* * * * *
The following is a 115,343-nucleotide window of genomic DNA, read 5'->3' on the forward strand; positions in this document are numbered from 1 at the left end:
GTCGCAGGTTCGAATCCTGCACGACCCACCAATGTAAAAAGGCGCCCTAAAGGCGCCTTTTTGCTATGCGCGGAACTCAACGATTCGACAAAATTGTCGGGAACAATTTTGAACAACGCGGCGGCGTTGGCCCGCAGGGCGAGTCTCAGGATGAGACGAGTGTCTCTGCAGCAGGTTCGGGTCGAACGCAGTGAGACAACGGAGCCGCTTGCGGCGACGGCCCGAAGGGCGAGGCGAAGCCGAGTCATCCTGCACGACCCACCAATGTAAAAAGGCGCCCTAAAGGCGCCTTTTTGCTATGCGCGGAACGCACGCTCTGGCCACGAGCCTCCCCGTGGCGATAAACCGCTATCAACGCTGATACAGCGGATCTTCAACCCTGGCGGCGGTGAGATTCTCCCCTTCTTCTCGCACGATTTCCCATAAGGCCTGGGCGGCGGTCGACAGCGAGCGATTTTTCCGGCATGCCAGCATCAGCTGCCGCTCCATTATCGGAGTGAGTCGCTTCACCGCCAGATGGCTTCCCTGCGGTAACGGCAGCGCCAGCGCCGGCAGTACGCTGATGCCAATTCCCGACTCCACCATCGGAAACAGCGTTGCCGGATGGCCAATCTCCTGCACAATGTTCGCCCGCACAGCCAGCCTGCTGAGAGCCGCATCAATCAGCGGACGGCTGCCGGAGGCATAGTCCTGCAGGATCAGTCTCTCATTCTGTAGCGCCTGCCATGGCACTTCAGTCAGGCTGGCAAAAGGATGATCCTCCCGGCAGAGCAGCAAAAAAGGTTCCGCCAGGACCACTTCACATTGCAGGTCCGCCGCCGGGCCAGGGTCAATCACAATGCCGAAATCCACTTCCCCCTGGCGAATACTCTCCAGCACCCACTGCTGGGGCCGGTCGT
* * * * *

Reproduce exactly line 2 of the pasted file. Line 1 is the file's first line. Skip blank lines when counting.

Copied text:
GTCGCAGGTTCGAATCCTGCACGACCCACCAATGTAAAAAGGCGCCCTAAAGGCGCCTTTTTGCTATGCGCGGAACTCAACGATTCGACAAAATTGTCGGGAACAATTTTGAACAACGCGGCGGCGTTGGCCCGCAGGGCGAGTCTCAGGATGAGACGAGTGTCTCTGCAGCAGGTTCGGGTCGAACGCAGTGAGACAACGGAGCCGCTTGCGGCGACGGCCCGAAGGGCGAGGCGAAGCCGAGTCATCCTGCACGACCCACCAATGTAAAAAGGCGCCCTAAAGGCGCCTTTTTGCTATGCGCGGAACGCACGCTCTGGCCACGAGCCTCCCCGTGGCGATAAACCGCTATCAACGCTGATACAGCGGATCTTCAACCCTGGCGGCGGTGAGATTCTCCCCTTCTTCTCGCACGATTTCCCATAAGGCCTGGGCGGCGGTCGACAGCGAGCGATTTTTCCGGCATGCCAGCATCAGCTGCCGCTCCATTATCGGAGTGAGTCGCTTCACCGCCAGATGGCTTCCCTGCGGTAACGGCAGCGCCAGCGCCGGCAGTACGCTGATGCCAATTCCCGACTCCACCATCGGAAACAGCGTTGCCGGATGGCCAATCTCCTGCACAATGTTCGCCCGCACAGCCAGCCTGCTGAGAGCCGCATCAATCAGCGGACGGCTGCCGGAGGCATAGTCCTGCAGGATCAGTCTCTCATTCTGTAGCGCCTGCCATGGCACTTCAGTCAGGCTGGCAAAAGGATGATCCTCCCGGCAGAGCAGCAAAAAAGGTTCCGCCAGGACCACTTCACATTGCAGGTCCGCCGCCGGGCCAGGGTCAATCACAATGCCGAAATCCACTTCCCCCTGGCGAATACTCTCCAGCACCCACTGCTGGGGCCGGTCGT